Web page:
Importantly, the tourism sector exists as the backbone of Seychelles’ economic, social and environmental make-up. With over 208,000 international arrivals in 2012, and already enjoying an YTD increase of 12.6% according to the UNWTO, the WTTC estimates the direct GDP contribution of the travel & tourism sector to national GDP to be 24.8%, almost one quarter of the nation’s earnings (and a staggering 60.8% when looked at in terms of total contribution). As importantly, if not more so, the sector directly represents 25.8% of employment of the island nation, escalating to just under 60% when looked at in terms of total contribution to employment.

It is no surprise, therefore, that the Honorable Minister of Tourism and Culture of Seychelles, Alain Saint-Ange, takes his role as champion of the sector very seriously, doing all possible to stretch resources – time, money, people, intelligence – to the point of unprecedented return. For this reason, within the global tourism community, he, like his island nation, is viewed as somewhat of a natural phenomena.


How is Minister Saint-Ange able to compete for global share of voice and appeal, even when lacking global muscle of funds? By viewing the media as a priority guest at his table.

As stated by Hon. Minister Saint-Ange:

“No one will ever have the budget they wished for, but not having the budget should never be an excuse for not communicating. Seychelles has been conscious that it needed to work with the press since the re-launch of its tourism industry some four years ago. To do so we have managed our Tourism Board and later the Ministry of Tourism and Culture with an “open door” policy vis-a-vis the press. It is through this press friendly approach, whether CNN or a local community media outlet, that we have been able to increase our awareness in the market place right across the world, and to be noticed in the global tourism community.”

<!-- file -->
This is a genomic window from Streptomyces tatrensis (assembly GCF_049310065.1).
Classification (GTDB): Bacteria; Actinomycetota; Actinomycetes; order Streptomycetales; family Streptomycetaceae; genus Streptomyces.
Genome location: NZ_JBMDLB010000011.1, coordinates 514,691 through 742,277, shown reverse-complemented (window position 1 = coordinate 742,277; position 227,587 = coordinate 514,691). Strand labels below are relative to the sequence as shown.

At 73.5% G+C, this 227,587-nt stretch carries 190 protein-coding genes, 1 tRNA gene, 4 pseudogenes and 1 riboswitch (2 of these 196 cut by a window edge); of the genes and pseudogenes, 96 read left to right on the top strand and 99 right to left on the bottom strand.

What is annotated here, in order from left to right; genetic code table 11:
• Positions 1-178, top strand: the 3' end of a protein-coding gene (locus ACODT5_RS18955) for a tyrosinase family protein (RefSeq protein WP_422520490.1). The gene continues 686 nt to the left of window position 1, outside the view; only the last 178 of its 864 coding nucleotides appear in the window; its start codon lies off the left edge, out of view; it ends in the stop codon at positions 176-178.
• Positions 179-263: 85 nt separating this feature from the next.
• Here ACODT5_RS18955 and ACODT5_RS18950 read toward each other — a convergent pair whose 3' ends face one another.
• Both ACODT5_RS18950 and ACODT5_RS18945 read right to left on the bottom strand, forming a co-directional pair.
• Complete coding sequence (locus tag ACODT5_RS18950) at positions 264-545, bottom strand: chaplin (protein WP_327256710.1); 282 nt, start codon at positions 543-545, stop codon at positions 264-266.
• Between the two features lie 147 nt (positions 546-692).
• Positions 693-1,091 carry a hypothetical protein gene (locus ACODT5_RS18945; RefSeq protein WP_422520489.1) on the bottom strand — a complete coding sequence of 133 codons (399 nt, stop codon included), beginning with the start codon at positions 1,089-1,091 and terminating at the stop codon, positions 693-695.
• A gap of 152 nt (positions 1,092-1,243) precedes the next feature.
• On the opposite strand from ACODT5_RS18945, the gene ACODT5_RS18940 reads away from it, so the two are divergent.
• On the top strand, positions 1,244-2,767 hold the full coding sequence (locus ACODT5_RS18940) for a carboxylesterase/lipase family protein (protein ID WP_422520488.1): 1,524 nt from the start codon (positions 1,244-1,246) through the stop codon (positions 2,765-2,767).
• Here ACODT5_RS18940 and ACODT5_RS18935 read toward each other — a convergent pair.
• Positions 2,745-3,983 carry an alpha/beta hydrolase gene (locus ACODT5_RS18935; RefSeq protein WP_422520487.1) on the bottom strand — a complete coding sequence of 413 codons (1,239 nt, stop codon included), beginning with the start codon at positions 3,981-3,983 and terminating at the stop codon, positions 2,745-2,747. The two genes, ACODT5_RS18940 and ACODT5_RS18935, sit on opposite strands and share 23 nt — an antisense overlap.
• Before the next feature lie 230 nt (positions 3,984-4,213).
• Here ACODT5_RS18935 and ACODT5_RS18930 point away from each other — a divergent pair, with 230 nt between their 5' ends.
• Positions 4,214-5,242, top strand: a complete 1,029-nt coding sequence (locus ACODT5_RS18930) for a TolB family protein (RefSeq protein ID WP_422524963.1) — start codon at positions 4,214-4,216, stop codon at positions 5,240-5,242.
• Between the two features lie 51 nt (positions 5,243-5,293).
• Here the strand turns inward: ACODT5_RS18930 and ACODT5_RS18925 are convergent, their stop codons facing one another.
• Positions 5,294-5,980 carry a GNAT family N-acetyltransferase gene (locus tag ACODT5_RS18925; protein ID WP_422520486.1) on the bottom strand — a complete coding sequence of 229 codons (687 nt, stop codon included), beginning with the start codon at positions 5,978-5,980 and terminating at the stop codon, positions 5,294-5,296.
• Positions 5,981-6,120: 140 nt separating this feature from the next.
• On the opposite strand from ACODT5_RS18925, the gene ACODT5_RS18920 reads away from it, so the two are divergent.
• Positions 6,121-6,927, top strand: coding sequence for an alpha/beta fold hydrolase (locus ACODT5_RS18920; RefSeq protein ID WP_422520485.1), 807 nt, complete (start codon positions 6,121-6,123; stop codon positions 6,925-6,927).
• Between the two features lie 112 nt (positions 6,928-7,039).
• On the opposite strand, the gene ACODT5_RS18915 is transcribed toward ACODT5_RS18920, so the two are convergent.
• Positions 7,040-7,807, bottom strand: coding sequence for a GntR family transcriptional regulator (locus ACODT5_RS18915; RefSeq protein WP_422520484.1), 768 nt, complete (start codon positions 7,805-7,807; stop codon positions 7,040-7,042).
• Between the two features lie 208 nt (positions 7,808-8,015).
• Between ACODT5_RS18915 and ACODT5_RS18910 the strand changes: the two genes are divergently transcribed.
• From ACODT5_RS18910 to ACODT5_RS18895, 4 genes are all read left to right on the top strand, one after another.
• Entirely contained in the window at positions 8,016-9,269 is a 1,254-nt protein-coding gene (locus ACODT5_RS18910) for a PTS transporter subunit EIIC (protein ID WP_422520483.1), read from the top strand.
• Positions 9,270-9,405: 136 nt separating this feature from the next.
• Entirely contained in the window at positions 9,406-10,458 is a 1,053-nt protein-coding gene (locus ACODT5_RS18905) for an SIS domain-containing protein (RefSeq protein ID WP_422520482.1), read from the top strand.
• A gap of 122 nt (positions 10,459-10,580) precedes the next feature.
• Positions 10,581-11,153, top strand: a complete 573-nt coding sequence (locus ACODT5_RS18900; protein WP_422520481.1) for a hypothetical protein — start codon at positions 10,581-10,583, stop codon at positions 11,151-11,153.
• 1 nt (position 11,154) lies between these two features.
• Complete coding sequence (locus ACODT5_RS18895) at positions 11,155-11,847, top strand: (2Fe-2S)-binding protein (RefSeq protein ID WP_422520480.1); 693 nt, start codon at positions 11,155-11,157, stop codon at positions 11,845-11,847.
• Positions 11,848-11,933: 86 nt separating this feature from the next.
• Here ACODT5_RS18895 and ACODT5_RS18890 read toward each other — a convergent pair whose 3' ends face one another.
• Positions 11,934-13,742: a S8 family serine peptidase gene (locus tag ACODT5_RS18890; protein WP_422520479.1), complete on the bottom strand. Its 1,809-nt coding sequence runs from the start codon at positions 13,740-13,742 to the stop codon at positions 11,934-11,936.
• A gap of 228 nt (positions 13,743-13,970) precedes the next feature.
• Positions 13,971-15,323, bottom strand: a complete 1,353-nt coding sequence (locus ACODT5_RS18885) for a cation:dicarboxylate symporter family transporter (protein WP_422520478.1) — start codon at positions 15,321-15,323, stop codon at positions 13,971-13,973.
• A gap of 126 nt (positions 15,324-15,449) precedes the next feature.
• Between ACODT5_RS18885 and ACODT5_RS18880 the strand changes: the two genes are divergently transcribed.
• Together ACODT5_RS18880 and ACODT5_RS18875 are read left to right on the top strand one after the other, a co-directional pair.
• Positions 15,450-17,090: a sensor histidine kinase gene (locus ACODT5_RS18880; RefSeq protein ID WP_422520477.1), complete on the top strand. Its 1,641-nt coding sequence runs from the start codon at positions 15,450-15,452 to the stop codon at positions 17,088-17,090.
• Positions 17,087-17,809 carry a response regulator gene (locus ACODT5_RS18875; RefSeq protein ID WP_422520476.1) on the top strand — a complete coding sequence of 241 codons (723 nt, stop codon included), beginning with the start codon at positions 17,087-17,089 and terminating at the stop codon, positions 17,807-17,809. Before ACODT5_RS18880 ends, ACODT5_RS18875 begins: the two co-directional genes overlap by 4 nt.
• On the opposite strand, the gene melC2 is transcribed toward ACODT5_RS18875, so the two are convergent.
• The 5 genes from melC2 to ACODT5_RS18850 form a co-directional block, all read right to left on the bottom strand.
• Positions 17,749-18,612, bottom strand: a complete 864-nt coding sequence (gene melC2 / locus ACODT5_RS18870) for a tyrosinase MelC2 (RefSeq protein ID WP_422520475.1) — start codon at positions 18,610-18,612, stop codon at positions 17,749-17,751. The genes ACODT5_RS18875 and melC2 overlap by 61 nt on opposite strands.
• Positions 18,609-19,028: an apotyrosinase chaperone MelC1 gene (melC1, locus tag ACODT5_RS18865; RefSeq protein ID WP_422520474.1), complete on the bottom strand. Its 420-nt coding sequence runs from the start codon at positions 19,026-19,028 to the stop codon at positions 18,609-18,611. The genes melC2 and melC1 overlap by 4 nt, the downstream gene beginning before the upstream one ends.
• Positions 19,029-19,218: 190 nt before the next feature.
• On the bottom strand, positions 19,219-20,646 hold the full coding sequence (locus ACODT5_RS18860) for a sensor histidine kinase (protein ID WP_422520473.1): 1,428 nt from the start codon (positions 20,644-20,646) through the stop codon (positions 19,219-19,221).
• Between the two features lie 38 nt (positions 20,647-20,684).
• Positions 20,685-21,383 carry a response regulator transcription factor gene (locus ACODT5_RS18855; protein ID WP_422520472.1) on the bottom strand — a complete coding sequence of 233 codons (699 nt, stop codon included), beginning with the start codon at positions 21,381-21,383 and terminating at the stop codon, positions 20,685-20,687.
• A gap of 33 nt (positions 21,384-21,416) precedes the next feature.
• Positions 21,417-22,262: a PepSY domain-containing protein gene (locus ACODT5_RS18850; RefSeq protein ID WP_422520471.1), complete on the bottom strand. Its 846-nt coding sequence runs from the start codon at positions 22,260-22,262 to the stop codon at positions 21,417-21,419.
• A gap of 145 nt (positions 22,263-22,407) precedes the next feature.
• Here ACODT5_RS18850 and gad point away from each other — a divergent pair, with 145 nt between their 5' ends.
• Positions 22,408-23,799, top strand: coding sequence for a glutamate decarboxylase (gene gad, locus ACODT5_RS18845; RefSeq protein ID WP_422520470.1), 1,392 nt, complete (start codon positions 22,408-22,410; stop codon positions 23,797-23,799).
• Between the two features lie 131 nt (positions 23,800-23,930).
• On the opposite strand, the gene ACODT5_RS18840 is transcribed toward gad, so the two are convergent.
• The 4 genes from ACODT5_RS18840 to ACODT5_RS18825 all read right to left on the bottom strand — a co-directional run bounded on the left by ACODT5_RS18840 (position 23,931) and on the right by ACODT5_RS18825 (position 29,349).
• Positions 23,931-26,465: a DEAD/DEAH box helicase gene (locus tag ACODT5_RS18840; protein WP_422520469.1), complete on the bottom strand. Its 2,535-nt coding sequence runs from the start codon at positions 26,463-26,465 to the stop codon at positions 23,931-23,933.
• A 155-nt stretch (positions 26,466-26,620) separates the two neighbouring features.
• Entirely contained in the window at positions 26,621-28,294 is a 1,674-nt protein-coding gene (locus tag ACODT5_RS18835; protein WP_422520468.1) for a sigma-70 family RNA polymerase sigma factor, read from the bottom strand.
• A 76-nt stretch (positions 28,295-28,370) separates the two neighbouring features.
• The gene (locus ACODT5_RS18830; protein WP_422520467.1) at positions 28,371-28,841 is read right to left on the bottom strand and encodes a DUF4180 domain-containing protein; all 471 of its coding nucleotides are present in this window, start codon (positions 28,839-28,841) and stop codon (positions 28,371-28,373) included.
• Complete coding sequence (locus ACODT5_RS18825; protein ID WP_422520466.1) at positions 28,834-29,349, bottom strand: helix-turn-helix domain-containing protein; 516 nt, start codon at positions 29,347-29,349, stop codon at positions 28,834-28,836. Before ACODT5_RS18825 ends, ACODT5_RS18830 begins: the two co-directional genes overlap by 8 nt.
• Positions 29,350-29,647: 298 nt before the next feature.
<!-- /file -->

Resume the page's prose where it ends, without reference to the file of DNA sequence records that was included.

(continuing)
In addition to creating and running a compelling global tourism brand campaign through international media channels, Hon. Minister St.Ange looked to pro-active engagement with the press to achieve ongoing destination awareness, thus complementing thematic advertising content, and keeping the destination active in the minds of travelers.

Running parallel to Hon. Minister St.Ange’s press savvy is his strategic acumen, demonstrated ongoing through programs undertaken to build on key niches and partnerships within the tourism sector. The destination’s objectives are clear, and the destination’s chief champion is relentless.
For the Seychelles, the focus is not on weaknesses of budget, “cup half empty,” but strengths of opportunities, including identifying others who look at the world through the same lens of “cup half full.”


As the end of a challenging year for the sector nears, with targets needing to be met and new ideas for the year ahead needing to be considered, the hunger for more funding will only increase. Funds will simply never be enough.

The best way to push past the upset of looking at how little is on one’s plate? Finding others to join the table – others who are willing to bring their plates and join for the meal.

It is all about recognizing that a menu is most richly expanded, and a meal is ultimately most satisfying, when shared with good company.

Published with acknowledgement to Anita Mendiratta, CNN Task Group eTN